A Treatise of Human Nature
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This anthology is a thorough introduction to classic literature for those who have not yet experienced these literary masterworks. For those who have known and loved these works in the past, this is an invitation to reunite with old friends in a fresh new format. From Shakespeare’s finesse to Oscar Wilde’s wit, this unique collection brings together works as diverse and influential as The Pilgrim’s Progress and Othello. As an anthology that invites readers to immerse themselves in the masterpieces of the literary giants, it is must-have addition to any library.
direction or tendency to action. We are, therefore, to look for instances of this peculiar relation of impressions only in such affections, as are attended with a certain appetite or desire; such as those of love and hatred. Benevolence or the appetite, which attends love, is a desire of the happiness of the person beloved, and an aversion to his misery; as anger or the appetite, which attends hatred, is a desire of the misery of the person hated, and an aversion to his happiness. A desire,
men, and which justice and property suppose, according to the precedent reasoning. My sympathy with another may give me the sentiment of pain and disapprobation, when any object is presented, that has a tendency to give him uneasiness; tho’ I may not be willing to sacrifice any thing of my own interest, or cross any of my passions, for his satisfaction. A house may displease me by being ill-contrived for the convenience of the owner; and yet I may refuse to give a shilling towards the rebuilding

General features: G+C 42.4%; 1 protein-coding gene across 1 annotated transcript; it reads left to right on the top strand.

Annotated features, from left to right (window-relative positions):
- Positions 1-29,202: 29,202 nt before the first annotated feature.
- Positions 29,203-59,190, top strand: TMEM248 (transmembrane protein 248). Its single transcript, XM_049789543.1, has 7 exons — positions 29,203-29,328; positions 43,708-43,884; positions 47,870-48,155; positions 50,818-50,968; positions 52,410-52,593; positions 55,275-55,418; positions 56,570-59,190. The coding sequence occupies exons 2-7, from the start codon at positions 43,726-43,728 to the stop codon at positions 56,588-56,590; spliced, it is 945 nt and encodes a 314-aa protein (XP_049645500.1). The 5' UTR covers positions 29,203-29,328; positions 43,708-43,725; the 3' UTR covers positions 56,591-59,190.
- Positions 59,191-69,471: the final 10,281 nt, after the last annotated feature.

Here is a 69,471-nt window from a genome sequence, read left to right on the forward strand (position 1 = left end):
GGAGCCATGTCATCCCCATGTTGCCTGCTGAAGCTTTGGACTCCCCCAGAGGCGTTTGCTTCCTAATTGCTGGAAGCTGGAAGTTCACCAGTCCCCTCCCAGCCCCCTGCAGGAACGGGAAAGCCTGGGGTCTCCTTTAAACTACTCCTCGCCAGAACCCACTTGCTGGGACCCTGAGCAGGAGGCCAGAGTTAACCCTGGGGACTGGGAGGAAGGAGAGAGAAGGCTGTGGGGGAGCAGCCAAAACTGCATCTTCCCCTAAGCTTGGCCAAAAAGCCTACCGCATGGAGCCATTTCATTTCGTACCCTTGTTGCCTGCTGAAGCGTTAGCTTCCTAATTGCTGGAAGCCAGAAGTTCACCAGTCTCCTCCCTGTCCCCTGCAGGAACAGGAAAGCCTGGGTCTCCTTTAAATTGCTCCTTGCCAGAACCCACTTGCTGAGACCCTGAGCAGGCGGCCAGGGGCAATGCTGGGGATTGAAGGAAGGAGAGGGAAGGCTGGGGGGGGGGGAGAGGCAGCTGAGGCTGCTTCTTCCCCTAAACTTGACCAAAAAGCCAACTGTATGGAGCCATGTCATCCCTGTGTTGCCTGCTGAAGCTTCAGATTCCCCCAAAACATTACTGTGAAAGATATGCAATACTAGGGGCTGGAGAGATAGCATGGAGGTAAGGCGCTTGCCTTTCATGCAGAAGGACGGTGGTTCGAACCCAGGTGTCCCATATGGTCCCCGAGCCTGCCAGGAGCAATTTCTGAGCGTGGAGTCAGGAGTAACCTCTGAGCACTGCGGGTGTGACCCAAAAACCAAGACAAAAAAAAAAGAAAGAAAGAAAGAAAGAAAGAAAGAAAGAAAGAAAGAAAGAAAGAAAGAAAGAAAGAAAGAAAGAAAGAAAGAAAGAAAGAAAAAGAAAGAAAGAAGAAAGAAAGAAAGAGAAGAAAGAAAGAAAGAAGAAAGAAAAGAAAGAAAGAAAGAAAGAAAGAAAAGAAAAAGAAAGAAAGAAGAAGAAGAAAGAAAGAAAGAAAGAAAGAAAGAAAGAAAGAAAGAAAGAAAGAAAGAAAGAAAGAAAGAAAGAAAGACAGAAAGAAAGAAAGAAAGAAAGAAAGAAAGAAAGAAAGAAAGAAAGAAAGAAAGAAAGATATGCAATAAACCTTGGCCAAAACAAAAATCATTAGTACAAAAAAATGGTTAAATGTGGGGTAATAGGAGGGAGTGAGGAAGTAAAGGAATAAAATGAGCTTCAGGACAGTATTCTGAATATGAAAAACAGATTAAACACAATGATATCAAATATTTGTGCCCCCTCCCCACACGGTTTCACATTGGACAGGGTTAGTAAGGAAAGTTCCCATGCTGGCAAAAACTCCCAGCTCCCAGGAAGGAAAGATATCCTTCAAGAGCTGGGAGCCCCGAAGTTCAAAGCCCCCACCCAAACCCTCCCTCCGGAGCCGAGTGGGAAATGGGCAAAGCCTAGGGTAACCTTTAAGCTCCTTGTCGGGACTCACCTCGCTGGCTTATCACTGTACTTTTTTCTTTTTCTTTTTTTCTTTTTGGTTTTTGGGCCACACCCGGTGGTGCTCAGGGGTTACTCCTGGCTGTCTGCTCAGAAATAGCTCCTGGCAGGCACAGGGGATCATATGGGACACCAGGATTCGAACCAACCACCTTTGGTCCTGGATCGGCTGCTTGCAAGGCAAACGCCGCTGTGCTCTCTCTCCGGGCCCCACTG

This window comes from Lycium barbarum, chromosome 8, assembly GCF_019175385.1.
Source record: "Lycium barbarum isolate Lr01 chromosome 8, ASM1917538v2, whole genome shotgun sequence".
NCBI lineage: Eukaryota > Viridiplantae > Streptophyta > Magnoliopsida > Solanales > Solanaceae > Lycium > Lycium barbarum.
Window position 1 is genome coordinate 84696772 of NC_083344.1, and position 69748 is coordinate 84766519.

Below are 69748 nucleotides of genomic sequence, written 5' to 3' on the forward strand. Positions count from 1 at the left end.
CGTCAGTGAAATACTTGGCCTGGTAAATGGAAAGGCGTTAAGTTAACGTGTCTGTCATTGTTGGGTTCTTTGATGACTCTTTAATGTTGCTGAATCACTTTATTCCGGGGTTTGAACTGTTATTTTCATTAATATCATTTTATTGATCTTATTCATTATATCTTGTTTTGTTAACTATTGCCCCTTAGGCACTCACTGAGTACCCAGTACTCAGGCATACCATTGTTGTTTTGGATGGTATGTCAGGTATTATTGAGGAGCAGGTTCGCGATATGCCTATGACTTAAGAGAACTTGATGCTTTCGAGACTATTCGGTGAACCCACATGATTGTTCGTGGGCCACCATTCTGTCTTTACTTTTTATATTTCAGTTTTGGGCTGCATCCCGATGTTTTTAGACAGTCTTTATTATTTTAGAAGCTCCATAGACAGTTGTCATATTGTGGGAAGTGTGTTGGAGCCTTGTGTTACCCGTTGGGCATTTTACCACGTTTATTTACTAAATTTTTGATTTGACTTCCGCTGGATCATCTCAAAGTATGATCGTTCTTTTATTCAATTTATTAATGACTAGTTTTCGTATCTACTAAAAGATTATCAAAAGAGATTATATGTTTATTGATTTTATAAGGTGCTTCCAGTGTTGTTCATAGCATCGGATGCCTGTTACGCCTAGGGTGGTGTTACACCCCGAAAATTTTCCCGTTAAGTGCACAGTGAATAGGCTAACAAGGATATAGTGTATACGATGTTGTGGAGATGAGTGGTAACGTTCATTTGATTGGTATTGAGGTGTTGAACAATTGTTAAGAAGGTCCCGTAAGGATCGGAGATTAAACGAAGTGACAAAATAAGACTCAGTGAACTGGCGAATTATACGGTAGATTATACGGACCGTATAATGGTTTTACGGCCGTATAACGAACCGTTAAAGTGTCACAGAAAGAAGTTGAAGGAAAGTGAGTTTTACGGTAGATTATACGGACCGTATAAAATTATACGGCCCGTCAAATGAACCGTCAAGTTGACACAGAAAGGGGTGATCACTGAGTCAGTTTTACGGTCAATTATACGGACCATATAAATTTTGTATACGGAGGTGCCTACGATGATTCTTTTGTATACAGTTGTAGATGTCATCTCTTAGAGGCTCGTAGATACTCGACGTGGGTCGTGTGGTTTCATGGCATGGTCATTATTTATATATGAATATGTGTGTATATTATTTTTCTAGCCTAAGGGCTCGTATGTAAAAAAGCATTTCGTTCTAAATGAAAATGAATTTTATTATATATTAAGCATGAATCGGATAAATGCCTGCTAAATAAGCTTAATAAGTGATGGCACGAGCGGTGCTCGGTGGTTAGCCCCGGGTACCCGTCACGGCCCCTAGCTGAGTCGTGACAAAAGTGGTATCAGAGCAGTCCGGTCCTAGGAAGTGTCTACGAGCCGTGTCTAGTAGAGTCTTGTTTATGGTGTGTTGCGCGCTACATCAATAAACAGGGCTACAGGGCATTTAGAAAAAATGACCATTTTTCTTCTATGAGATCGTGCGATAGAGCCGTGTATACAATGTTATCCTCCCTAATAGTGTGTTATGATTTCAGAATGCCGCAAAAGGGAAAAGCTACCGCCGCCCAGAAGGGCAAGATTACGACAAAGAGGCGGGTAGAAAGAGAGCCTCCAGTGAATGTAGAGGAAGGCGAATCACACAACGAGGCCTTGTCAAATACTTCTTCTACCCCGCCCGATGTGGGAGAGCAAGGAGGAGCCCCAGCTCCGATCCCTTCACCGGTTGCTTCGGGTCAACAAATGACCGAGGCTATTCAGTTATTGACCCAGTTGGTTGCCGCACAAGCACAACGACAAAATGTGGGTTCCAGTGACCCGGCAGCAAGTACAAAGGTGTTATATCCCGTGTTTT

three out of four demonstrable relations, viz., resemblance, contrariety, and degree in any quality; does not inform us of necessity of a cause to a beginning of existence. Joy—and pride; a mixture of, with grief produces hope and fear Judgment. § 1. Does not necessarily imply union of two ideas ; only a form of conception, ‘we can form a proposition which contains only one idea,’ ; judgments are ‘perceptions,’ only judgments can be unreasonable, not passions or actions, morality more
evident, that this gradual encrease of assurance is nothing but the addition of new probabilities, and is derived from the constant union of causes and effects, according to past experience and observation. In accompts of any length or importance, Merchants seldom trust to the infallible certainty of numbers for their security; but by the artificial structure of the accompts, produce a probability beyond what is derived from the skill and experience of the accomp tant. For that is plainly of
every one would be so, and consequently the whole or total sum; unless the whole can be different from all its parts. I had almost said, that this was certain; but I reflect, that it must reduce itself, as well as every other reasoning, and from knowledge degenerate into probability. Since therefore all knowledge resolves itself into probability, and becomes at last of the same nature with that evidence, which we employ in common life, we must now examine this latter species of reasoning, and